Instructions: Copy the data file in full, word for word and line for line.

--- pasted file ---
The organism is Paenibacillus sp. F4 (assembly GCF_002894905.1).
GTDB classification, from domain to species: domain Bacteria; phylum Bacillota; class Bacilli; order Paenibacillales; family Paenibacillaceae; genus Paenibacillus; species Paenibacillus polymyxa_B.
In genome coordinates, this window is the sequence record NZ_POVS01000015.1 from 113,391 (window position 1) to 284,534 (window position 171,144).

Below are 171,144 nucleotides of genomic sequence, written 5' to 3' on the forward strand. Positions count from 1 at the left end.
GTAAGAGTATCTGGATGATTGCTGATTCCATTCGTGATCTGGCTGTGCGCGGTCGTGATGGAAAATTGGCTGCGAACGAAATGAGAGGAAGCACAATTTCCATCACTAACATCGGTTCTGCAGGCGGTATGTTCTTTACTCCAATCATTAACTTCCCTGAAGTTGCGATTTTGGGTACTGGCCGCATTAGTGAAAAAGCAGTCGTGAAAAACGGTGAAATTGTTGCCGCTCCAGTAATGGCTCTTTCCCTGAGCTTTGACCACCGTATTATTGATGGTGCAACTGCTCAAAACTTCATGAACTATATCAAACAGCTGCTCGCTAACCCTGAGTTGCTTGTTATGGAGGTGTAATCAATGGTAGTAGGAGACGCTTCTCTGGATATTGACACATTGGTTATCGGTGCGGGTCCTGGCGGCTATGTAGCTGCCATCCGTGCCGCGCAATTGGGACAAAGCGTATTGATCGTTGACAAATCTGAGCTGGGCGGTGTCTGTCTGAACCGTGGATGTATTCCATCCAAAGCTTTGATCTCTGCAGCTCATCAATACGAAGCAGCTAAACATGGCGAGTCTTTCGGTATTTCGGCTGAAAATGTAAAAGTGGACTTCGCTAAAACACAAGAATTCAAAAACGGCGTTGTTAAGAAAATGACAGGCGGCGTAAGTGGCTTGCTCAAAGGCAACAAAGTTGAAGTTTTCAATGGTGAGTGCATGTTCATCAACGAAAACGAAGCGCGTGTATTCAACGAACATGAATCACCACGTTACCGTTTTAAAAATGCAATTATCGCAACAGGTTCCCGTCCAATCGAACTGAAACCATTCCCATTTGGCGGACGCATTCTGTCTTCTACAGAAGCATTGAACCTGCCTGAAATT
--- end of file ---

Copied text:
The organism is Paenibacillus sp. F4 (assembly GCF_002894905.1).
GTDB classification, from domain to species: domain Bacteria; phylum Bacillota; class Bacilli; order Paenibacillales; family Paenibacillaceae; genus Paenibacillus; species Paenibacillus polymyxa_B.
In genome coordinates, this window is the sequence record NZ_POVS01000015.1 from 113,391 (window position 1) to 284,534 (window position 171,144).

Below are 171,144 nucleotides of genomic sequence, written 5' to 3' on the forward strand. Positions count from 1 at the left end.
GTAAGAGTATCTGGATGATTGCTGATTCCATTCGTGATCTGGCTGTGCGCGGTCGTGATGGAAAATTGGCTGCGAACGAAATGAGAGGAAGCACAATTTCCATCACTAACATCGGTTCTGCAGGCGGTATGTTCTTTACTCCAATCATTAACTTCCCTGAAGTTGCGATTTTGGGTACTGGCCGCATTAGTGAAAAAGCAGTCGTGAAAAACGGTGAAATTGTTGCCGCTCCAGTAATGGCTCTTTCCCTGAGCTTTGACCACCGTATTATTGATGGTGCAACTGCTCAAAACTTCATGAACTATATCAAACAGCTGCTCGCTAACCCTGAGTTGCTTGTTATGGAGGTGTAATCAATGGTAGTAGGAGACGCTTCTCTGGATATTGACACATTGGTTATCGGTGCGGGTCCTGGCGGCTATGTAGCTGCCATCCGTGCCGCGCAATTGGGACAAAGCGTATTGATCGTTGACAAATCTGAGCTGGGCGGTGTCTGTCTGAACCGTGGATGTATTCCATCCAAAGCTTTGATCTCTGCAGCTCATCAATACGAAGCAGCTAAACATGGCGAGTCTTTCGGTATTTCGGCTGAAAATGTAAAAGTGGACTTCGCTAAAACACAAGAATTCAAAAACGGCGTTGTTAAGAAAATGACAGGCGGCGTAAGTGGCTTGCTCAAAGGCAACAAAGTTGAAGTTTTCAATGGTGAGTGCATGTTCATCAACGAAAACGAAGCGCGTGTATTCAACGAACATGAATCACCACGTTACCGTTTTAAAAATGCAATTATCGCAACAGGTTCCCGTCCAATCGAACTGAAACCATTCCCATTTGGCGGACGCATTCTGTCTTCTACAGAAGCATTGAACCTGCCTGAAATT